6 Inside Tips for Crafting a Competitive Proposal – The view from the inside

by Heather Messina and Kate Bullard, Office of Research and Graduate Studies

In a session hosted by the Research Office, several Lehigh faculty shared best practices for submitting a proposal to the National Science Foundation (NSF). Specifically, the discussion centered on tips for engaging the proposal review audience and highlighting Broader Impacts.

Kate Arrington (Psychology) and Hector Munoz-Avila (CSE), who led the panel discussion, recently returned from Washington DC after a rotation as NSF Program Officers in their respective fields of research. Ed Webb (MEM) and Jim Hwang (ECE) joined the discussion to offer insight as recent awardees.

In addition to following the instructions in the Proposal and Award Policies and Procedures Guide (PAPPG) and the NSF program solicitation here are insights for crafting a competitive proposal.

  • Search for New funding opportunity announcements offered by the agency. There tend to be fewer applicants for the first couple cycles of a New funding opportunity.
  • Email the program officer assigned before you begin writing the proposal. Ask specific questions such as:
    • Does my research topic fit with this funding opportunity announcement? Attach a one-page summary of the main points of your proposed project.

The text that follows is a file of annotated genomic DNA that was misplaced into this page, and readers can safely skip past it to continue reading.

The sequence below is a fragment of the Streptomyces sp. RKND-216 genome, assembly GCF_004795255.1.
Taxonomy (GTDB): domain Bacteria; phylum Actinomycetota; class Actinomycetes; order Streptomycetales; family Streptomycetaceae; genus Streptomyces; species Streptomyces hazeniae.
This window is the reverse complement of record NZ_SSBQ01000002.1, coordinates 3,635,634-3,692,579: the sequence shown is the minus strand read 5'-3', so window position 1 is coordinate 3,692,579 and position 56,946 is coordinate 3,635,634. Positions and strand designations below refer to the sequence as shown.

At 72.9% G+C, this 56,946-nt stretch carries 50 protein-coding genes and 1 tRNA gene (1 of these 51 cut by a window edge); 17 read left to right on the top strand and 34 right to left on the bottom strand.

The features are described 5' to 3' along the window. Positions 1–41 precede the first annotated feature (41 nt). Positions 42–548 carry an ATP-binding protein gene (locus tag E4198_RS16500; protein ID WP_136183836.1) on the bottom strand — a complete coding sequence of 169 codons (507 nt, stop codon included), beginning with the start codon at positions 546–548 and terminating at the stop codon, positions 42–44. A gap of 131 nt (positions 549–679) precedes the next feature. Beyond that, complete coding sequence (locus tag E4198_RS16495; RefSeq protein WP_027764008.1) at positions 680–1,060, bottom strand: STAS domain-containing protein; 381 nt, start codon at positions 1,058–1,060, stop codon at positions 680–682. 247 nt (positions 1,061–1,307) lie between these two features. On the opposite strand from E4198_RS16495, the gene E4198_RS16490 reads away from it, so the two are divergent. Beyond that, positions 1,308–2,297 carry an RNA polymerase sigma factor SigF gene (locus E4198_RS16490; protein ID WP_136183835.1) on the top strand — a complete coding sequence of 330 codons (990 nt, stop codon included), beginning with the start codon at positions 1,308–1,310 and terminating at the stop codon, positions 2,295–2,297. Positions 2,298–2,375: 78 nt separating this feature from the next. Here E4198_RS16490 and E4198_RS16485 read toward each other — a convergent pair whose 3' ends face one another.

• How will the review process be set up? Will there be an ad hoc review? Depending on how the program officer conducts a review process, you can tailor your project description to appeal to a panel with expertise in your topic, or to a committee that needs context or background information.
    • Is it possible for my research topic to fit the goals of more than one directorate? It was mentioned that co-review of a proposal by more than one directorate results in a greater chance to be funded.
  • List between 5-7 “Suggested Reviewers” in NSF Fastlane. The program officer actually uses this list, and it makes their job easier to put a review panel together.
  • Craft a compelling message for why your project is an important step in moving your field of research forward.
    • The program officers spend a lot of time reviewing and editing the program solicitation before it’s released. They use it as their guide for deciding whether proposals meet the criteria, and it would benefit faculty to use it as their guide for writing the proposal.
    • The Broader Impacts section of the NSF proposal is important and is closely looked at by both the review panel and the program officer. It was mentioned that this piece should be a focus area of clear and detailed planning/writing.
    • Describe in the Budget Justification document what funds you are using to support your plans for the Broader Impacts.
  • Email the program officer a couple weeks after a proposal is declined, and request a phone call to discuss the context of why the proposal was declined, and suggested areas of improvement for future proposal submissions.
  • Offer to serve on review committees for research topics within your expertise. Any stage investigator is encouraged to email the program officer to let them know what topics you would be interested in reviewing.